Discover Eganville, Ontario: The Ordovician Fossil Capital of Canada
Eganville, Ontario, is a unique community nestled in a deep limestone valley carved at the Fifth Chute of the Bonnechere River in Renfrew County, Canada. This charming town lies within the township of Bonnechere Valley and is renowned as the Ordovician Fossil Capital of Canada.
Eganville, Ontario: A Fossil Hunter's Paradise
Eganville is a treasure trove for fossil enthusiasts, boasting a rich collection of fossils from approximately 500 million years ago, a time before dinosaurs roamed the earth. Visitors can discover a variety of fossils, including coral, crinoids, trilobites, cephalopods, gastropods, pelecypods, stromatolites, and brachiopods.
The Bonnechere Valley, where Eganville is located, serves as a gateway to some of north-eastern Ontario's most well-known tourist destinations, including the nearby Bonnechere Caves. These caves, located under a hill of limestone, are said by geologists to have been the bottom of a tropical sea 500 million years ago.
The Bonnechere Museum, in partnership with the Bonnechere Caves, offers fossil hunts four times during the summer season. These events allow visitors to practice finding fossils and even take one home if they find a good one. Eganville also features a Geo-Heritage Walking Trail along the Bonnechere River, which includes a fossil pit, an old quarry, a trench, wild plants, and scenic lookouts.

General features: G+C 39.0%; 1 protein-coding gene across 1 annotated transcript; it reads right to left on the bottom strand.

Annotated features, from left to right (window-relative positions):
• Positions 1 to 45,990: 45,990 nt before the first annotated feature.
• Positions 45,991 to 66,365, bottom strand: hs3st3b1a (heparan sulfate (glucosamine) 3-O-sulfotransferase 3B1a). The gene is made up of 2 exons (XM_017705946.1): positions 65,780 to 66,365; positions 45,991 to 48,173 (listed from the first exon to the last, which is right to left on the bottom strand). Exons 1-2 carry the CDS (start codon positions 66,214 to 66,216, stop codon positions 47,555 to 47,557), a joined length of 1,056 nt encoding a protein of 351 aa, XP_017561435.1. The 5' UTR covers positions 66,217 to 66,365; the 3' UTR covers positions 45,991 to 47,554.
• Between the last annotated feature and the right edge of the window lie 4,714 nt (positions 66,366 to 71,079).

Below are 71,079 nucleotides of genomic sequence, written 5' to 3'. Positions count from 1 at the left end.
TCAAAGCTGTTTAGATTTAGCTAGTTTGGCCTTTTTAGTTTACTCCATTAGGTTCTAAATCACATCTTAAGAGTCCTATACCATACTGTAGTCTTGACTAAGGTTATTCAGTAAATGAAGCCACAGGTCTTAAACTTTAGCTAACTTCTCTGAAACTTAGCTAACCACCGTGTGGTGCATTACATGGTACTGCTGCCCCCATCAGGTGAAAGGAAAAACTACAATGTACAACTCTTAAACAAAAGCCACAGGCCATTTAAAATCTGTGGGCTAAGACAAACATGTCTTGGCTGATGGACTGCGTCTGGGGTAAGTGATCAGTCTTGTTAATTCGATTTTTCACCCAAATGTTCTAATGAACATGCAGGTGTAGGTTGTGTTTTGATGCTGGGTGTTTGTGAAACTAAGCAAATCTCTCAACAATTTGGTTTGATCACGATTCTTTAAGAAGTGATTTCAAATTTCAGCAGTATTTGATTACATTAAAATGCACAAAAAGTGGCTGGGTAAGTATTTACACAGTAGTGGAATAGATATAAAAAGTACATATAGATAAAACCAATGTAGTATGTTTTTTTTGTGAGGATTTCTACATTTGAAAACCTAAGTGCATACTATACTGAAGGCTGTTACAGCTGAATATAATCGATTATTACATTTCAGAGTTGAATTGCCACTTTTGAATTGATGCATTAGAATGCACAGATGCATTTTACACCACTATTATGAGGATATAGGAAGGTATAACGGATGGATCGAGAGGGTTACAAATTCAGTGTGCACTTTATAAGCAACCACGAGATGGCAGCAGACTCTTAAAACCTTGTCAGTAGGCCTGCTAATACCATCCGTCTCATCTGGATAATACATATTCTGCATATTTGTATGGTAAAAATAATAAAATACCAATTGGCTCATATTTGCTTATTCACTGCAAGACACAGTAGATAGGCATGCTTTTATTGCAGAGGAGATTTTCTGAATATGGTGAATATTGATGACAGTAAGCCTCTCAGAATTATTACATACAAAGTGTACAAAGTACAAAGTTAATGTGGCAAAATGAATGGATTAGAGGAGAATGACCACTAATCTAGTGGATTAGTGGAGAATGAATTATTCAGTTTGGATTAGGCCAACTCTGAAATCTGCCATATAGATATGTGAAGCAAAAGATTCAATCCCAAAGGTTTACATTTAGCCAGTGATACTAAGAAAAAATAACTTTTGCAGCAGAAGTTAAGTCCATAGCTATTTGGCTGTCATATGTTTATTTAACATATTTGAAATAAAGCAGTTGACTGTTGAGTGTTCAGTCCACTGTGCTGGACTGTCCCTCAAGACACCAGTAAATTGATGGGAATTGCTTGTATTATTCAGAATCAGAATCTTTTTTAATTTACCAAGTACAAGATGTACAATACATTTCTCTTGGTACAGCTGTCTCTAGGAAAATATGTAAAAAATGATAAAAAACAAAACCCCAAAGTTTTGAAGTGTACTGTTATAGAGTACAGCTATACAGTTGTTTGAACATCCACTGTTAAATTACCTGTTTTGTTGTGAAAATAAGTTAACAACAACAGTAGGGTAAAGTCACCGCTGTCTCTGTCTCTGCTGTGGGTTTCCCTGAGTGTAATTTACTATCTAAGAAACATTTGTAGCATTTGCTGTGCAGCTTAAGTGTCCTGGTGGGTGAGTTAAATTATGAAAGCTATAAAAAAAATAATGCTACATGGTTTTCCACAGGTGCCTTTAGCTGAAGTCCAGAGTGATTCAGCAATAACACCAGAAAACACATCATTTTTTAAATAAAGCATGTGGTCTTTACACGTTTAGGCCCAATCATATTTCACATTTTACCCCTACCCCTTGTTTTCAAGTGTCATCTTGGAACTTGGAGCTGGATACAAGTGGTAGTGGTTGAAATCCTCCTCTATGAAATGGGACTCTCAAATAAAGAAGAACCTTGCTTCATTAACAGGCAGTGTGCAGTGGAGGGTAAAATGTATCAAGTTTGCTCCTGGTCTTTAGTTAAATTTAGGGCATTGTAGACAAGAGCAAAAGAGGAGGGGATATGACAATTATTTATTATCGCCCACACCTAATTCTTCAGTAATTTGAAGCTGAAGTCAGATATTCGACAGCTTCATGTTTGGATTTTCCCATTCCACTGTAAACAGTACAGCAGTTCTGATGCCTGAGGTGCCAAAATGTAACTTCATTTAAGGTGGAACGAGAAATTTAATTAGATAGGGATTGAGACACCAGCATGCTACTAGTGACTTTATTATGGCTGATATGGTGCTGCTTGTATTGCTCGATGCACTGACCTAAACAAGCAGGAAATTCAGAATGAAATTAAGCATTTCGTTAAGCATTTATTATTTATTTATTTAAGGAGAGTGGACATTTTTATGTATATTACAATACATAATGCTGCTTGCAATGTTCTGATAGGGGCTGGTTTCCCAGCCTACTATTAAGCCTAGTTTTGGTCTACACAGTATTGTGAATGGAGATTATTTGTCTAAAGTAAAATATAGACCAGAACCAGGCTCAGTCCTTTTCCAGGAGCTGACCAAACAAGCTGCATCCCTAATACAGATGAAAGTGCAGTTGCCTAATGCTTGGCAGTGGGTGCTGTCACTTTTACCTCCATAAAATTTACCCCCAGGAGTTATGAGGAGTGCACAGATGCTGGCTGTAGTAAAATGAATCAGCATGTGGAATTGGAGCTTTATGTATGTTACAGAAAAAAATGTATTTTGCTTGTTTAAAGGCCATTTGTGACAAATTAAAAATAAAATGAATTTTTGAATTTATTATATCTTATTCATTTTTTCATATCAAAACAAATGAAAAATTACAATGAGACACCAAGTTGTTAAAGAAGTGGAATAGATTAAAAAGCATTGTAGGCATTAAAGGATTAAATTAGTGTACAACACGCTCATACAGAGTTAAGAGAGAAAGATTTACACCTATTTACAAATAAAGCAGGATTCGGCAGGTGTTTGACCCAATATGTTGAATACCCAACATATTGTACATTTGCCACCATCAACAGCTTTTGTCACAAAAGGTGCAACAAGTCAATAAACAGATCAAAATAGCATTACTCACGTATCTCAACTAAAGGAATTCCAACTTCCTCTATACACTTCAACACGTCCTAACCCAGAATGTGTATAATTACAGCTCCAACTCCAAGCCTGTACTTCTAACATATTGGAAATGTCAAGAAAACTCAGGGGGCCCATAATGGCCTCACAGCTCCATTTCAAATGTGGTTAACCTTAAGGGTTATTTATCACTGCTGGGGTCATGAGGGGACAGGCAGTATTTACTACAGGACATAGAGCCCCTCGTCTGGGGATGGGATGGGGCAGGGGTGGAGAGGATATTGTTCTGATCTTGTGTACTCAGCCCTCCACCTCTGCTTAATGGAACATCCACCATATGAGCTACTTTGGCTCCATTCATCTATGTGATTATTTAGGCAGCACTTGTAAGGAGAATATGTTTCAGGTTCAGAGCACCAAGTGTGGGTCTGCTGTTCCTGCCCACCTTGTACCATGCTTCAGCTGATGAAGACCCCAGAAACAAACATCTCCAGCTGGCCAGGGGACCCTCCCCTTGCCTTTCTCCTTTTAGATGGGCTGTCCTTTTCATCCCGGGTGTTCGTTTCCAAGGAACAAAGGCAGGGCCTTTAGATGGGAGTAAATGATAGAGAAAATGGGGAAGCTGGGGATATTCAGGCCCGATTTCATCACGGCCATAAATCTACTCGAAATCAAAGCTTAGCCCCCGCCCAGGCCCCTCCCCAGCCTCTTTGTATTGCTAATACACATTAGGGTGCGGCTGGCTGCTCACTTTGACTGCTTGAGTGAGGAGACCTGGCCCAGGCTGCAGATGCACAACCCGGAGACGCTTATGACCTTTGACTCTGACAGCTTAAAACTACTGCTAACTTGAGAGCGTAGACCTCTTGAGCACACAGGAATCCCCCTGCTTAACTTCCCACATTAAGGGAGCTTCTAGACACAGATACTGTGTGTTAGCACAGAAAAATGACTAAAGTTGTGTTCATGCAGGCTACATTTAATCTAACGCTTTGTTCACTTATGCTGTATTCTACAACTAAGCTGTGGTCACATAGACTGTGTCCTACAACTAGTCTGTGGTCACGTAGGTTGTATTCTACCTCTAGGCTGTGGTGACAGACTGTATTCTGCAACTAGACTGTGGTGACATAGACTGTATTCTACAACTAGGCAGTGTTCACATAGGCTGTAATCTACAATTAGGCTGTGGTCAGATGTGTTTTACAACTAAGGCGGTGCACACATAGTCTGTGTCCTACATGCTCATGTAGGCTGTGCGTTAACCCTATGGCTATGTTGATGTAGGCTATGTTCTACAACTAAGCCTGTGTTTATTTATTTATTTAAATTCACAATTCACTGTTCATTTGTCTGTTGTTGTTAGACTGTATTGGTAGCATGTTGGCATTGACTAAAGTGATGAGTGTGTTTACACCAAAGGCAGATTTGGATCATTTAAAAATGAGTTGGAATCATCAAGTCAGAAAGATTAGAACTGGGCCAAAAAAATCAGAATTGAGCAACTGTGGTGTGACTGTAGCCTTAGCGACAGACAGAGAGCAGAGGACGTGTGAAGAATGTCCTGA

Eganville, Ontario: A Gateway to Central Ontario
Eganville serves as a stop to destinations into central Ontario. Ontario Highway 41, which runs north–south from Pembroke to Napanee, intersects with Ontario Highway 60 in Eganville. The town is the fifth of five chutes along the Bonnechere River, the others being Castleford, Renfrew, Douglas, and Fourth Chute. These chutes were historically used for moving timber past rapids and waterfalls.
The History of Eganville, Ontario
The first settler in Eganville was Gregoire Belanger in 1825, who built the first lumber shanty on the Bonnechere River. The area was then sold to James Wadsworth in 1826, who named it "New Fairfield Farm". Wadsworth later sold the area to John Egan, a lumberman and politician, who is the namesake of Eganville.
The power of the river has been harnessed since 1848, but it was John Egan's grist mill that is credited for stimulating the town's growth. After his death in 1857, his family ran the business for ten years before selling it to James Bonfield and Robert Turner. Eganville's post office dates from 1852.
In 1911, a major fire destroyed many of the buildings in Eganville, including 75 homes, schools, churches, and industries along both sides of the Bonnechere River. A year later, the village post office was erected and used for almost a century. It was then used as the Municipal building. This building has since become the home of the Bonnechere Museum and is one of the best-known symbols of Eganville.
Eganville was incorporated as a Village in the 1890s and remained an independent municipality until it was amalgamated with the Townships of Grattan, Sebastopol, and South Algona to form the Township of Bonnechere Valley in 2001.